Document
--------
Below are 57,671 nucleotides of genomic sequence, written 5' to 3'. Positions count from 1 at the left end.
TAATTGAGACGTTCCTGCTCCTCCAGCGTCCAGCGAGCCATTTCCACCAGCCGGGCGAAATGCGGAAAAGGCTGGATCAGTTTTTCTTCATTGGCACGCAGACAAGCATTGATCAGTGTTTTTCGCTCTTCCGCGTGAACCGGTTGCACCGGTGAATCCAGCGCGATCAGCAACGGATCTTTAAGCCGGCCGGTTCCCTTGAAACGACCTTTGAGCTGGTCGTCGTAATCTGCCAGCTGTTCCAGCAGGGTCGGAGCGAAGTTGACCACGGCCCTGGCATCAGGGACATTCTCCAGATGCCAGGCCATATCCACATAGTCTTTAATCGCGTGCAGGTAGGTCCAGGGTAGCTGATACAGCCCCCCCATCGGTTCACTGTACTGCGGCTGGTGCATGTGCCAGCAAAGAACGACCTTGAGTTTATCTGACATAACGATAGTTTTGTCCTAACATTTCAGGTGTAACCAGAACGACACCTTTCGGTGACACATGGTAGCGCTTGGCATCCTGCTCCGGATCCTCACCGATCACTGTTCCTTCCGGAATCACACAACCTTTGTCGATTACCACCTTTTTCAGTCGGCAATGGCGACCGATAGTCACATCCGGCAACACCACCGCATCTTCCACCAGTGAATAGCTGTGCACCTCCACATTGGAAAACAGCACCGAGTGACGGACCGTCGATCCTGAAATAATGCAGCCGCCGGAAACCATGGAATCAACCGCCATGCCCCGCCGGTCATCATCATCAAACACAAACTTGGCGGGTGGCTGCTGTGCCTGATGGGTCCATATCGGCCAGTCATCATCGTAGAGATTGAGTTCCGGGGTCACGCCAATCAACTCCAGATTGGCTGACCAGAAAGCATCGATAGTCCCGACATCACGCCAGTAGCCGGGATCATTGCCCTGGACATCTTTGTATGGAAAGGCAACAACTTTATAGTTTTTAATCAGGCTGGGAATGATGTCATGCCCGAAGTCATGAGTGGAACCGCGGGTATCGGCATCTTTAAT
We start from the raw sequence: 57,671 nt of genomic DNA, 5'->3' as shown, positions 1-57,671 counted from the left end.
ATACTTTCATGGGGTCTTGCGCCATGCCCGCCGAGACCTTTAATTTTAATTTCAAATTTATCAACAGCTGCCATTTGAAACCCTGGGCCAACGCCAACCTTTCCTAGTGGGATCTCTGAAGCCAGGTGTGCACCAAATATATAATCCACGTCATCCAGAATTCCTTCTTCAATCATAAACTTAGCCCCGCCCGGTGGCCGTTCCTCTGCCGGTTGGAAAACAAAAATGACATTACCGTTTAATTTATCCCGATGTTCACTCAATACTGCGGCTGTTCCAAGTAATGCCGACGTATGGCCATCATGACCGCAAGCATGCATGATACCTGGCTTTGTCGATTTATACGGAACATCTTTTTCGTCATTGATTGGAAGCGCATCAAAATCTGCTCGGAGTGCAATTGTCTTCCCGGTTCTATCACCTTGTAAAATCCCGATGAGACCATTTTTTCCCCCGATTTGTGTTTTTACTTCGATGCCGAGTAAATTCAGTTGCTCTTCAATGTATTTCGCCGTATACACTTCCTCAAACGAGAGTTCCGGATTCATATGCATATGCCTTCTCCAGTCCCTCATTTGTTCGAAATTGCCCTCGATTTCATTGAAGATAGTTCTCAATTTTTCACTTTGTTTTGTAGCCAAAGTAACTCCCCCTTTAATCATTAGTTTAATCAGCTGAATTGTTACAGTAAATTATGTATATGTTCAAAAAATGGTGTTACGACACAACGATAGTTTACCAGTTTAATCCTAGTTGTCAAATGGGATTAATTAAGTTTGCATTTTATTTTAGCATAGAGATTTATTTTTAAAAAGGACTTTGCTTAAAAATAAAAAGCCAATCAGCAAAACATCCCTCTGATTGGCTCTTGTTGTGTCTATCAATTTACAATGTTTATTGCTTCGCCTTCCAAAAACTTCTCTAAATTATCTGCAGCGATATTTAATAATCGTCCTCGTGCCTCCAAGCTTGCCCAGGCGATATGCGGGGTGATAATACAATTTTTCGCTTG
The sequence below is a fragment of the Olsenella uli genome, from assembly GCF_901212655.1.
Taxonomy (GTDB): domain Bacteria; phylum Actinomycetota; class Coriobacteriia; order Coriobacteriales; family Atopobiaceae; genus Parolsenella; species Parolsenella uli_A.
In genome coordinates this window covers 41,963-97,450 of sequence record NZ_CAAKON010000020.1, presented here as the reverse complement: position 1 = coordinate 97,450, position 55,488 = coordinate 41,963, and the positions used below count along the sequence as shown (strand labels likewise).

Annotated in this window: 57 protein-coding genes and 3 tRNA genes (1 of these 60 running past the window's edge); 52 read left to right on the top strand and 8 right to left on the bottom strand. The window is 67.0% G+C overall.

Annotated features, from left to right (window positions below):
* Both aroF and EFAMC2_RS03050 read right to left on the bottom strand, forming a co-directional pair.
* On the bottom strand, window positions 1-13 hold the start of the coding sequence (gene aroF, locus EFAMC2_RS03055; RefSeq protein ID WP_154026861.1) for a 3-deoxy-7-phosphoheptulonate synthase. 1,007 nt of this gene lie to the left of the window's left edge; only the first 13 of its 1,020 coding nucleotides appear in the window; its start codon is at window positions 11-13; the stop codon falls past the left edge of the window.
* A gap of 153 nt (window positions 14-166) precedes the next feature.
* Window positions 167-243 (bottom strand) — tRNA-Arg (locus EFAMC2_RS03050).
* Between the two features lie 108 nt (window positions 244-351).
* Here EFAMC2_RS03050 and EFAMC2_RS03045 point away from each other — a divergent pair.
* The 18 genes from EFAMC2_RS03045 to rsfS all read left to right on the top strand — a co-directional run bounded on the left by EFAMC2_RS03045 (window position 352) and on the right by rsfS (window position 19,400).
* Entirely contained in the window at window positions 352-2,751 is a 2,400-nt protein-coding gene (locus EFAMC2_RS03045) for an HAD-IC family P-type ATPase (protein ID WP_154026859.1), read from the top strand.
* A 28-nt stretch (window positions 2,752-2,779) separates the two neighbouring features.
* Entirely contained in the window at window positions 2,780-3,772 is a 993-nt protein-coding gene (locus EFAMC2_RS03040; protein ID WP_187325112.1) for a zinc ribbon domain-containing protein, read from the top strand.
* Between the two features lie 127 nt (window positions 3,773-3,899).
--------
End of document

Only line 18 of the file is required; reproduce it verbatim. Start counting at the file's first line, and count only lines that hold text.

* A 28-nt stretch (window positions 2,752-2,779) separates the two neighbouring features.